After 12 years of moving her two children every nine months into whatever rental she could secure on a modest income from landscaping and house cleaning jobs, this Vineyard mother unpacked the moving truck this week for what she hopes is the last time.
The buyer's two teenage children - keenly sensitive to lines drawn between families that "have" and those that do not - asked that the family's names not be used in this article. While their gratitude is immense, they prefer to stay out of the public limelight.
"This is the first time that I, as a mother, have been able to give them personal space," she said. "My eldest daughter closed the door to her room last night - the first time she's been able to do this. My youngest still walks around saying ‘Is this really ours?' "
The Cape on Alpine Drive comes as a dream for the two children who, when living with their mother, spent their Vineyard lives in less than desirable conditions. The memories of past rentals are still vivid for the mother and her two daughters, from the shack in which electricity was supplied by an extension cord running from the main house to the home they shared with a couple of other families.
"You do what you have to do to stay here," the mother said.
After rent rose beyond her reach for the family's West Chop cottage one year, she realized she could never afford to keep her children on the Island on landscaping and house cleaning wages.
"When it became obvious that I could never afford to keep my children here, I went back to school," said the mother, who just received a degree to become a physician's assistant.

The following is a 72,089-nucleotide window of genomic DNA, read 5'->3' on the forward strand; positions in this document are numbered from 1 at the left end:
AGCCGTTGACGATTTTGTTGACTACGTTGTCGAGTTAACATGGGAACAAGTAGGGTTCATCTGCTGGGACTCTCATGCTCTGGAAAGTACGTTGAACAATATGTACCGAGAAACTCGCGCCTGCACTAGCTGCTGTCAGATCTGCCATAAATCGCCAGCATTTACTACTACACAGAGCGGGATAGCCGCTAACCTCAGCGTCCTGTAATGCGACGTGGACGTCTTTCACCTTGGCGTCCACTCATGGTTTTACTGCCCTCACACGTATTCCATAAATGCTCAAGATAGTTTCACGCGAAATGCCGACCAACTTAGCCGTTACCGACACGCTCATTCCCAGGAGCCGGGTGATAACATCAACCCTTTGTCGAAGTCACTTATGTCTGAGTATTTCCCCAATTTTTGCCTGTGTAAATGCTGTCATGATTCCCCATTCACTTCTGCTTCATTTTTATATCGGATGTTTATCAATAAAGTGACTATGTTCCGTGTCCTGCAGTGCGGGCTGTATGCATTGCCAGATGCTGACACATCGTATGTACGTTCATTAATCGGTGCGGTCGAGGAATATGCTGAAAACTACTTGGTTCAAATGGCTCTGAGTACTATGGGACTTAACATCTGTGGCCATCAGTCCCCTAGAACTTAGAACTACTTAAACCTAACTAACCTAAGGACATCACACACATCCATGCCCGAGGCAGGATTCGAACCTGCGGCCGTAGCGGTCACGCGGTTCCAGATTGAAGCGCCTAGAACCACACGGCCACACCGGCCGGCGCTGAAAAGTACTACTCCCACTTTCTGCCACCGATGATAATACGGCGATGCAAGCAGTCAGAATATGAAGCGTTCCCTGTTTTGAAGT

Her new income, combined with that of her partner, will allow the family of four to swallow the monthly mortgage.
"My children have grown up here, and it's a nice punctuation to their lives to spend their last few years before college in a home of their own," she said.
The mother and two children are but one family of the estimated 2,000 Island households desperate to enter a housing market in which median home prices soar 87 per cent above state averages. Forty per cent of those Island renters lack a year-round lease, and a third pay more than 35 per cent of their income in rent.
The affordability gap widened so much in the last decade that only one in 10 year-round homeowners could mortgage 80 per cent of their current home cost at their present incomes.
And homes that this Island family, which earns well beyond the county median income of $53,000 for a family of three, could afford on the open market needed years of maintenance work before the family could move.
"So many needed lots of tender loving care before you could move in. Sure, you get a structure, but you pay a high cost for little," the new homeowner said.
This single transaction pulled many different Island parties together for the sake of securing a home for a moderate-income family. The mortgage company rushed a credit check. The Oak Bluffs wastewater treatment facility and Anthony's Excavation pushed ahead a septic system pump, the last detail needed for the closing. Fellow real estate agent Debbie Hancock offered the family furniture not needed by one of her clients.
"Everyone has stepped up to the plate to do as much as they could and keep their eyes on the final product," Mrs. Kelleher said.
The Magees' willingness to take less of their house sale profit also reminded the real estate agent of her colleagues' responsibility to help provide affordable housing for year-round families.
"We're not isolated. We're the first line of defense in seeing what's coming on," Mrs. Kelleher said. "The community will be decimated if we don't ensure a place for the Island's children."